For a day in the year (23 November of this year), retailers take advantage of the appetite of consumers to go through offering "leader leaders", which they advertise widely through email and social media. The purpose of these offers is to attract buyers to retail outlets and stores and to convince them to buy more than the TV that is great to be real for the R500. And cyber criminals know and benefit from it.
There are good news and bad news for buyers of Black Friday this year. The bad news is that cyber criminals use new tactics that make it hard to find false deals. The good news is that with strong cyber awareness training, understanding of new attack methods and advanced e-mail security systems, consumers can protect their money and personal data while businesses can better protect sensitive data and systems.
Old dogs, new tricks
Black Friday is like Christmas for hackers. While you are buying opportunities, they buy your credentials, which they use to connect to your bank internet and other online accounts to steal your money. If cybercriminals have login, they can access your profile even on websites that apply good security practices. Criminals hit various online services with credentials in the hope that the password and username will be accepted as legitimate.
Black Friday is growing every year in South Africa. Last year, sales increased by 2571% compared to 2016 as more retailers fell in fashion. This year will be even bigger, which means unnatural and unknown consumers – many of whom work for business – are ripe for choice. And chances are they do not know the new tactics used against them.
Forget everything you know about cyber security
Okay, maybe not all. But much of what we know about cyber security, and the tips and tricks that protect us in the past, are no longer valid for some phishing attacks.
As we have already learned, they often tell us to be suspected of cheap ridiculous deals, but Black Friday is ridiculously cheap, so we are not likely to question the R500.
Another thing that tells us is to look for the green or black padlock on a website or, very importantly, on the https of the website URL. But we can not trust it anymore. This is because cyber criminals can create or buy a real security certificate for their bogus website within minutes. A site has issued over 14,000 SSL certificates on "PayPal" sites – 99% of them used for phishing fraud. So while a fake website it looks safe, really is not.
Well, what safety tips They are still applies;
- Be careful about spelling errors in your emails. While phishing emails with dozens of grammatical errors are gone, many cybercriminals still deliberately include some to filter intelligent people and target those who do not pay attention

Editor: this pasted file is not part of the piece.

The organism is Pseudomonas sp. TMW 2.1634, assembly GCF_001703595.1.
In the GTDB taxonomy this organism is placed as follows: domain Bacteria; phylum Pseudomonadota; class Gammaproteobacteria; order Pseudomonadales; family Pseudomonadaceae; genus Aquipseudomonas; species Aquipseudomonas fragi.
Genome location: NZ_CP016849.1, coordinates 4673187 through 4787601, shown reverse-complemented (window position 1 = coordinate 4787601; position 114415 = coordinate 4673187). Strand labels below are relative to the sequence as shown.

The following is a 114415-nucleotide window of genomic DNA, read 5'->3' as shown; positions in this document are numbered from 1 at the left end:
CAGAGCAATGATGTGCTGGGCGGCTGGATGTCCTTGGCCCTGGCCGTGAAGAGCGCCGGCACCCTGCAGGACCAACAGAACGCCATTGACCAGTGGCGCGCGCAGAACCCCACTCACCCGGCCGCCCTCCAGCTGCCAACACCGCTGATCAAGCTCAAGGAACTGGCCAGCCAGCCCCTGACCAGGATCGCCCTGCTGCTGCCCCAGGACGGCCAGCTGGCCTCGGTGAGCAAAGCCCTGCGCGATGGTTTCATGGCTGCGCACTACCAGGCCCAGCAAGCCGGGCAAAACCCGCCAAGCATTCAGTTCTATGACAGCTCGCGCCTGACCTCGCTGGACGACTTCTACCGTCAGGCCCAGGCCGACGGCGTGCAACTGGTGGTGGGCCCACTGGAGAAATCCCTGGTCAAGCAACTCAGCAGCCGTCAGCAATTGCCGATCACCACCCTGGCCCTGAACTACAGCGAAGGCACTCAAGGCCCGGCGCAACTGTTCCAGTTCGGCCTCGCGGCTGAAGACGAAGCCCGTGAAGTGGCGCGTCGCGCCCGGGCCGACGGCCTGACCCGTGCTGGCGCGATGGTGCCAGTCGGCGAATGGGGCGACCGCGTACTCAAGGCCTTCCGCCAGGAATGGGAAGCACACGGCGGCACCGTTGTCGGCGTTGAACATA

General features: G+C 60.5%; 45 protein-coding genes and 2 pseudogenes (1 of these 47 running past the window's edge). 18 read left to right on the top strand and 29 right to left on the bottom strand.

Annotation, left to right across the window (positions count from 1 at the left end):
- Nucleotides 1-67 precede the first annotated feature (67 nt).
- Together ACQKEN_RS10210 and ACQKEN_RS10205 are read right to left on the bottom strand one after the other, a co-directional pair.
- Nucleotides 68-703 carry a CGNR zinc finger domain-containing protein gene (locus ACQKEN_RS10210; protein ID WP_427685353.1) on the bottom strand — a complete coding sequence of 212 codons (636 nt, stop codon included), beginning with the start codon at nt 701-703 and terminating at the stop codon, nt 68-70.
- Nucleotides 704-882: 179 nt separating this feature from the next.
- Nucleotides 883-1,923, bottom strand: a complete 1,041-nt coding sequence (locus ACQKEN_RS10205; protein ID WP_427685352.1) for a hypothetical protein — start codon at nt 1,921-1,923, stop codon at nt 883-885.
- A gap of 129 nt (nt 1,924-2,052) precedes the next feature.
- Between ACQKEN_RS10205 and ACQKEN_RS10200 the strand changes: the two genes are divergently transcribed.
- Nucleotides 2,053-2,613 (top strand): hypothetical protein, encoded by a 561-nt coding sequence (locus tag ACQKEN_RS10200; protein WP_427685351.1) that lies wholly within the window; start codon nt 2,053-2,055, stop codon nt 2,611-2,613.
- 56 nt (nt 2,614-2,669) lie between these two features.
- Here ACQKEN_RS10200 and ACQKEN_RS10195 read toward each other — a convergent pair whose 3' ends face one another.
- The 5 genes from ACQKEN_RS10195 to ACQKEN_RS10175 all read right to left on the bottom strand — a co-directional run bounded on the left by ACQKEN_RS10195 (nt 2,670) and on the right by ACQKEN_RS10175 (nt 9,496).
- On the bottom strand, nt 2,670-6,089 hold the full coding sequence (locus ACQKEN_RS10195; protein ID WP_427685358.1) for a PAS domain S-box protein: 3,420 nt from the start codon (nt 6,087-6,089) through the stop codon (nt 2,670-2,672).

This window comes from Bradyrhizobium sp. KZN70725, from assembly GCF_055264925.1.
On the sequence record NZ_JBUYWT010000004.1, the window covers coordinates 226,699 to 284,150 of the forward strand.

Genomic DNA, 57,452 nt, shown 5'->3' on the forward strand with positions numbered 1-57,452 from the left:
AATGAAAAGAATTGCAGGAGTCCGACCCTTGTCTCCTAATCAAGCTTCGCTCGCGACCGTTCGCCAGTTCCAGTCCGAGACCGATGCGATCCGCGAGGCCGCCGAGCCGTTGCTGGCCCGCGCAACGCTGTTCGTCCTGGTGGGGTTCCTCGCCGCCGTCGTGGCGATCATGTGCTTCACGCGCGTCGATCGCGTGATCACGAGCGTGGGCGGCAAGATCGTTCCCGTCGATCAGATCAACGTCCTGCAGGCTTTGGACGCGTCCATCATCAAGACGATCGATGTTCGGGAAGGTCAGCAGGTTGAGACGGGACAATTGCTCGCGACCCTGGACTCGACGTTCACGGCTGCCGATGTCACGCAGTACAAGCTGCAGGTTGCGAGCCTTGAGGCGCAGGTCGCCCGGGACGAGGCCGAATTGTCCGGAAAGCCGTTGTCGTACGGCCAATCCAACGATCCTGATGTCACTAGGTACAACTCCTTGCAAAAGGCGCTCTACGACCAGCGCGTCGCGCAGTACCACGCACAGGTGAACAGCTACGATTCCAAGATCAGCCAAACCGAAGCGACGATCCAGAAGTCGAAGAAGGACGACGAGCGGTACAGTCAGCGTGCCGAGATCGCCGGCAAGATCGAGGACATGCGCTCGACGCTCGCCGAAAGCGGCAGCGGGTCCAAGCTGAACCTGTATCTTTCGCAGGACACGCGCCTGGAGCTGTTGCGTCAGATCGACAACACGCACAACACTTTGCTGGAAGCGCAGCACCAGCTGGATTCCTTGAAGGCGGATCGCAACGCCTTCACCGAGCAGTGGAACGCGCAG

- Do not click on links within emails. Enter the site address directly into your browser. If you can not find the agreement that was advertised in the email, you need to hit warning bells.
- Check the sender's address. Takealot will not send you an email from a Gmail account, it will use its domain.
- Be clever the password. Do not reuse passwords on multiple services
- Use two-factor authentication (2FA), where possible: This makes it harder (but not impossible) for criminals to use your username and password if your credentials have already been stolen.
New and evolving attack methods
Cybercriminals increasingly use different forms of domain similarity – when changing distinctive characters and words into URLs and email addresses to match a trusted organization. These types of attacks often bypass certain e-mail security systems because websites and e-mail senders are not known to be malicious.
To create search domains, attackers often use non-western character sets to display letters that look like a naked eye. Mimecast.com, for example, looks like mіmesaѕt.com in Cyrillic. You may think that we get fantasy with our font. It was not. Together with a legitimate certificate, it becomes much harder to find a fake site.
This creates the preconditions for successful phishing attacks: Nearly half of all South African companies, in a recent Vanson Bourne and Mimecast research report, saw an increase in targeted phishing attacks with malicious connections last year.
Quick advice: Please check the URL carefully. A very large URL can be a sign that the site is bogus. However, these are difficult to locate when browsing a mobile phone, unless you move all the way. Rather check your computer to be sure.
Stay safe in the wild
Consumers and businesses can stay safe on this Black Friday.
- Be suspicious by default. Do not trust any email and go straight to the retailer's site instead of clicking on links.
- I create one separate e-mail address when signing up for Black Friday notifications. Do not use your work or personal email.
- Use one separate credit card for online shopping to limit your losses if you They are attack.
- Consult regularly awareness raising training to ensure that all employees are aware that they detect potential cyber threats. Human beings are the greatest risk in cyberspace and its best defense against cybercrime. During high-risk periods, such as Black Friday, users are unaware that they could expose the organization and its families to the unwanted cyber-risk. Focus on implementing effective, up-to-date training techniques and create a human firewall around sensitive company data.
The threat landscape has evolved again. We can never leave our guard down and we have to assume that we are never completely safe – even if we have strong security systems. Apple CEO Tim Cook said recently that cyber resistance is like running in a corridor. You can not stop. If you do, you will fall and you may be injured.
Think of Black Friday's messages as you would make black Friday monsters outside the Checkers. When you are distracted from pushing and hitting, you are not likely to notice the wallet until it takes off with your wallet.
Stay alert. Stay safe. And happy shopping.